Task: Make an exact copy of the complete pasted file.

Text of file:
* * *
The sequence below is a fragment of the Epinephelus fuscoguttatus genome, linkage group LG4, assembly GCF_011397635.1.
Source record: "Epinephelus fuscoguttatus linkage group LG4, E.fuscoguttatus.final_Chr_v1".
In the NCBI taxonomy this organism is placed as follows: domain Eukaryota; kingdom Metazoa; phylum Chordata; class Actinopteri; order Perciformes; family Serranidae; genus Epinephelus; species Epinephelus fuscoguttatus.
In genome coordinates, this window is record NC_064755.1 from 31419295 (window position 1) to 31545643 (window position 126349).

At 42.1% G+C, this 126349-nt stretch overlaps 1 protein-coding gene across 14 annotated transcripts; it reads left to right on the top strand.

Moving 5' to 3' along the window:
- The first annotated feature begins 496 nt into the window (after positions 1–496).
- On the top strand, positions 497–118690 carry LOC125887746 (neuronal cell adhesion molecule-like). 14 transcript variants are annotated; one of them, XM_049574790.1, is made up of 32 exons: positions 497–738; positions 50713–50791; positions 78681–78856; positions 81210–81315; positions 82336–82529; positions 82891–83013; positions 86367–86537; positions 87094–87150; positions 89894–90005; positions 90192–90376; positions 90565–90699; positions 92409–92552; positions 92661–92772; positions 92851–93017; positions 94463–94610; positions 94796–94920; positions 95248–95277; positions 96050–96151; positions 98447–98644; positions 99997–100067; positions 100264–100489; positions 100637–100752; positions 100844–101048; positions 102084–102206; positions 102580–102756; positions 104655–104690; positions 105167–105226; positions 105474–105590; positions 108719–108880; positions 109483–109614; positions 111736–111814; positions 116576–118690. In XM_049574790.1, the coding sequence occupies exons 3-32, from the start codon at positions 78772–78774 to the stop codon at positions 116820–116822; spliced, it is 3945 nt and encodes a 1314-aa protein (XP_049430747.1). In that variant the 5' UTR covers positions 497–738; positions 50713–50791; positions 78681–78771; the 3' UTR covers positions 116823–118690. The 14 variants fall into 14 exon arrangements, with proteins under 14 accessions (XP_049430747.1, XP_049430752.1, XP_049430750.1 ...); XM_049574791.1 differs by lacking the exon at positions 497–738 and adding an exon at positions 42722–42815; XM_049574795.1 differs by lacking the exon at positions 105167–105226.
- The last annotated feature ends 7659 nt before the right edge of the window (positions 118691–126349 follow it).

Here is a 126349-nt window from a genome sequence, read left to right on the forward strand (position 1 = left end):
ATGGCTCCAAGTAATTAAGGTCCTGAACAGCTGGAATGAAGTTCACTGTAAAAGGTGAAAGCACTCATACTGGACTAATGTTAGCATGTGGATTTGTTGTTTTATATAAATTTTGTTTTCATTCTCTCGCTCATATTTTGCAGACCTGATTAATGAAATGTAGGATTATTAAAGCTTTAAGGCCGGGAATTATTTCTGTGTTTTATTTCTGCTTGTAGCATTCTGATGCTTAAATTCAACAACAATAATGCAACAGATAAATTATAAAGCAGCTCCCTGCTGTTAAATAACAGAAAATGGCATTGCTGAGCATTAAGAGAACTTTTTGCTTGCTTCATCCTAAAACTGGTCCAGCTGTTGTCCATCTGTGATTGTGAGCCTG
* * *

The sequence below is a fragment of the Epinephelus fuscoguttatus genome, linkage group LG4, assembly GCF_011397635.1.
Source record: "Epinephelus fuscoguttatus linkage group LG4, E.fuscoguttatus.final_Chr_v1".
In the NCBI taxonomy this organism is placed as follows: domain Eukaryota; kingdom Metazoa; phylum Chordata; class Actinopteri; order Perciformes; family Serranidae; genus Epinephelus; species Epinephelus fuscoguttatus.
In genome coordinates, this window is record NC_064755.1 from 31419295 (window position 1) to 31545643 (window position 126349).

At 42.1% G+C, this 126349-nt stretch overlaps 1 protein-coding gene across 14 annotated transcripts; it reads left to right on the top strand.

Moving 5' to 3' along the window:
- The first annotated feature begins 496 nt into the window (after positions 1–496).
- On the top strand, positions 497–118690 carry LOC125887746 (neuronal cell adhesion molecule-like). 14 transcript variants are annotated; one of them, XM_049574790.1, is made up of 32 exons: positions 497–738; positions 50713–50791; positions 78681–78856; positions 81210–81315; positions 82336–82529; positions 82891–83013; positions 86367–86537; positions 87094–87150; positions 89894–90005; positions 90192–90376; positions 90565–90699; positions 92409–92552; positions 92661–92772; positions 92851–93017; positions 94463–94610; positions 94796–94920; positions 95248–95277; positions 96050–96151; positions 98447–98644; positions 99997–100067; positions 100264–100489; positions 100637–100752; positions 100844–101048; positions 102084–102206; positions 102580–102756; positions 104655–104690; positions 105167–105226; positions 105474–105590; positions 108719–108880; positions 109483–109614; positions 111736–111814; positions 116576–118690. In XM_049574790.1, the coding sequence occupies exons 3-32, from the start codon at positions 78772–78774 to the stop codon at positions 116820–116822; spliced, it is 3945 nt and encodes a 1314-aa protein (XP_049430747.1). In that variant the 5' UTR covers positions 497–738; positions 50713–50791; positions 78681–78771; the 3' UTR covers positions 116823–118690. The 14 variants fall into 14 exon arrangements, with proteins under 14 accessions (XP_049430747.1, XP_049430752.1, XP_049430750.1 ...); XM_049574791.1 differs by lacking the exon at positions 497–738 and adding an exon at positions 42722–42815; XM_049574795.1 differs by lacking the exon at positions 105167–105226.
- The last annotated feature ends 7659 nt before the right edge of the window (positions 118691–126349 follow it).

Here is a 126349-nt window from a genome sequence, read left to right on the forward strand (position 1 = left end):
ATGGCTCCAAGTAATTAAGGTCCTGAACAGCTGGAATGAAGTTCACTGTAAAAGGTGAAAGCACTCATACTGGACTAATGTTAGCATGTGGATTTGTTGTTTTATATAAATTTTGTTTTCATTCTCTCGCTCATATTTTGCAGACCTGATTAATGAAATGTAGGATTATTAAAGCTTTAAGGCCGGGAATTATTTCTGTGTTTTATTTCTGCTTGTAGCATTCTGATGCTTAAATTCAACAACAATAATGCAACAGATAAATTATAAAGCAGCTCCCTGCTGTTAAATAACAGAAAATGGCATTGCTGAGCATTAAGAGAACTTTTTGCTTGCTTCATCCTAAAACTGGTCCAGCTGTTGTCCATCTGTGATTGTGAGCCTG